The Real Deal New York

You break it, you buy it: NYC taxpayers will be footing the 421a bill for decades

Expired program will cost the city $1.4B in tax revenue in FY 2017, IBO says

September 14, 2016 05:40PM


The city will forgo nearly $1.4 billion in tax revenue in FY 2017 as a result of 421a (Illustration by Lexi Pilgrim for The Real Deal)

Property tax breaks under the 421a program will cut into the New York’s tax revenue until 2044, according to a report by the city’s Independent Budget Office.

The 421a program, which offered property tax abatements for new apartment projects, expired at the end of last year, but because of its long-term discounts, the city will forgo nearly $1.4 billion in tax revenue in fiscal year 2017, the IBO calculates, up $100 million from the previous year.

That’s because the value of the properties that benefited under 421a are increasing, and the city’s foregone tax revenue along with it. The majority of the forgone revenue comes from projects that were awarded 421a status in the last five years, according to the report, and some of the properties will continue to receive the discount until 2044.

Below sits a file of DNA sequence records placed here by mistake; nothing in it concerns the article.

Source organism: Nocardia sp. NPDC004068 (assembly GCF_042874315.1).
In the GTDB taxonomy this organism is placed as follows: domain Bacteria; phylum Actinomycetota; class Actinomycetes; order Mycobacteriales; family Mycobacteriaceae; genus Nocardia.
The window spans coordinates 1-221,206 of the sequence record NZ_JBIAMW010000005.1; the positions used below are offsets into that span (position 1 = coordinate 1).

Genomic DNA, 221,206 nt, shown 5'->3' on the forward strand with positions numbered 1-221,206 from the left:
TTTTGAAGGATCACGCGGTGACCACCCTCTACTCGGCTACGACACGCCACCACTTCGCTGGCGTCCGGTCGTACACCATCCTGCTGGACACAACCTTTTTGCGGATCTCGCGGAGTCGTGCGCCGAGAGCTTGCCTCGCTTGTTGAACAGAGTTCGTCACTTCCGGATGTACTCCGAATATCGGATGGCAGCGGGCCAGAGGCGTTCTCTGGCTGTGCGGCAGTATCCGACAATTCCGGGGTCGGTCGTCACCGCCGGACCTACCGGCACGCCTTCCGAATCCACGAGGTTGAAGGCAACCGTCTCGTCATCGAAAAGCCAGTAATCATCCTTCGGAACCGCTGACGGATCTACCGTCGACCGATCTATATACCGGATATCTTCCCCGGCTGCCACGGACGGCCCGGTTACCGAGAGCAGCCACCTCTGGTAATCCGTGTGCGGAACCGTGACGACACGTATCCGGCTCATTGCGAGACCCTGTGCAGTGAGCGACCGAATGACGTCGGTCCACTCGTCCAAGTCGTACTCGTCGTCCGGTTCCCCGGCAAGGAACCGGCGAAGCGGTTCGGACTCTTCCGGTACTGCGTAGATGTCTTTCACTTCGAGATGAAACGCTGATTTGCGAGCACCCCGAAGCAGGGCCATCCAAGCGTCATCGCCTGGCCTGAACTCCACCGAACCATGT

Some in the real estate industry caution against calculating the lost revenue this way, since many of those projects likely would have been built without the tax incentive. In fact, a large number of projects scrambled to get stakes in the ground so they would be eligible for the program before it expired in January, and many developers remain concerned about the effects of allowing the program to lapse.

The death of the tax abatement has been heavily linked to the sleepy investment sales market and led big-time developers such as the Durst Organization to shelve projects.

The program lapsed when the Real Estate Board of New York and the city’s labor groups couldn’t reach an agreement on wages before the January deadline. In August, Cuomo tried to revive the program in August with a new proposal that offered wage subsidies for large projects south of 96th Street in Manhattan and along the waterfronts in Brooklyn and Queens, TRD previously reported. [Crain’s] — Chava Gourarie